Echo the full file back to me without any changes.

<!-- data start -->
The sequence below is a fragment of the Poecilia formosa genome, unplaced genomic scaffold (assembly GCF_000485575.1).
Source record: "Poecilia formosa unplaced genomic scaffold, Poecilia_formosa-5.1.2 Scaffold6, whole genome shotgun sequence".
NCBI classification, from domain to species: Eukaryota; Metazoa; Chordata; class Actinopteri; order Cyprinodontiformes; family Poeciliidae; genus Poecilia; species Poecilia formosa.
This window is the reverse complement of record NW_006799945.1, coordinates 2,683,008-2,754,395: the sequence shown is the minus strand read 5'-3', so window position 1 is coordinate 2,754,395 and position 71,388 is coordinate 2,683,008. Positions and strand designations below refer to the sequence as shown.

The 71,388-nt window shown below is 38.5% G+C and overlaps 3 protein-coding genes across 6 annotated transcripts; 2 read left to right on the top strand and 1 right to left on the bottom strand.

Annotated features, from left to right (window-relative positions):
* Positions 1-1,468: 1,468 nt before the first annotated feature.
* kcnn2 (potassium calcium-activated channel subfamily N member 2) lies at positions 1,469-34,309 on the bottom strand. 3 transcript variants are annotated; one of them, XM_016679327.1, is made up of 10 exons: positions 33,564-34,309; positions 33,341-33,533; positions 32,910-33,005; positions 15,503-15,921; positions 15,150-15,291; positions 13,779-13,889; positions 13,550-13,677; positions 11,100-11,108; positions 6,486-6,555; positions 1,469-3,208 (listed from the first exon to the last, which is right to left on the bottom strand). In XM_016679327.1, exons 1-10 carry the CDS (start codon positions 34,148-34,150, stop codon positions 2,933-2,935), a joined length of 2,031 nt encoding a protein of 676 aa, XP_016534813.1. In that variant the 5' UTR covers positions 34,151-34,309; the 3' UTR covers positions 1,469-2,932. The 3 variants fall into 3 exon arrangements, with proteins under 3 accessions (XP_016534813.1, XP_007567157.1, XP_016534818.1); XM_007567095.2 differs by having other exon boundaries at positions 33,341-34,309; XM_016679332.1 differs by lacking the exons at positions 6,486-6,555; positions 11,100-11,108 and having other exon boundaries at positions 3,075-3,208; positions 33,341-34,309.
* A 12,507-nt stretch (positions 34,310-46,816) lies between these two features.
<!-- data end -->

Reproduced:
The sequence below is a fragment of the Poecilia formosa genome, unplaced genomic scaffold (assembly GCF_000485575.1).
Source record: "Poecilia formosa unplaced genomic scaffold, Poecilia_formosa-5.1.2 Scaffold6, whole genome shotgun sequence".
NCBI classification, from domain to species: Eukaryota; Metazoa; Chordata; class Actinopteri; order Cyprinodontiformes; family Poeciliidae; genus Poecilia; species Poecilia formosa.
This window is the reverse complement of record NW_006799945.1, coordinates 2,683,008-2,754,395: the sequence shown is the minus strand read 5'-3', so window position 1 is coordinate 2,754,395 and position 71,388 is coordinate 2,683,008. Positions and strand designations below refer to the sequence as shown.

The 71,388-nt window shown below is 38.5% G+C and overlaps 3 protein-coding genes across 6 annotated transcripts; 2 read left to right on the top strand and 1 right to left on the bottom strand.

Annotated features, from left to right (window-relative positions):
* Positions 1-1,468: 1,468 nt before the first annotated feature.
* kcnn2 (potassium calcium-activated channel subfamily N member 2) lies at positions 1,469-34,309 on the bottom strand. 3 transcript variants are annotated; one of them, XM_016679327.1, is made up of 10 exons: positions 33,564-34,309; positions 33,341-33,533; positions 32,910-33,005; positions 15,503-15,921; positions 15,150-15,291; positions 13,779-13,889; positions 13,550-13,677; positions 11,100-11,108; positions 6,486-6,555; positions 1,469-3,208 (listed from the first exon to the last, which is right to left on the bottom strand). In XM_016679327.1, exons 1-10 carry the CDS (start codon positions 34,148-34,150, stop codon positions 2,933-2,935), a joined length of 2,031 nt encoding a protein of 676 aa, XP_016534813.1. In that variant the 5' UTR covers positions 34,151-34,309; the 3' UTR covers positions 1,469-2,932. The 3 variants fall into 3 exon arrangements, with proteins under 3 accessions (XP_016534813.1, XP_007567157.1, XP_016534818.1); XM_007567095.2 differs by having other exon boundaries at positions 33,341-34,309; XM_016679332.1 differs by lacking the exons at positions 6,486-6,555; positions 11,100-11,108 and having other exon boundaries at positions 3,075-3,208; positions 33,341-34,309.
* A 12,507-nt stretch (positions 34,310-46,816) lies between these two features.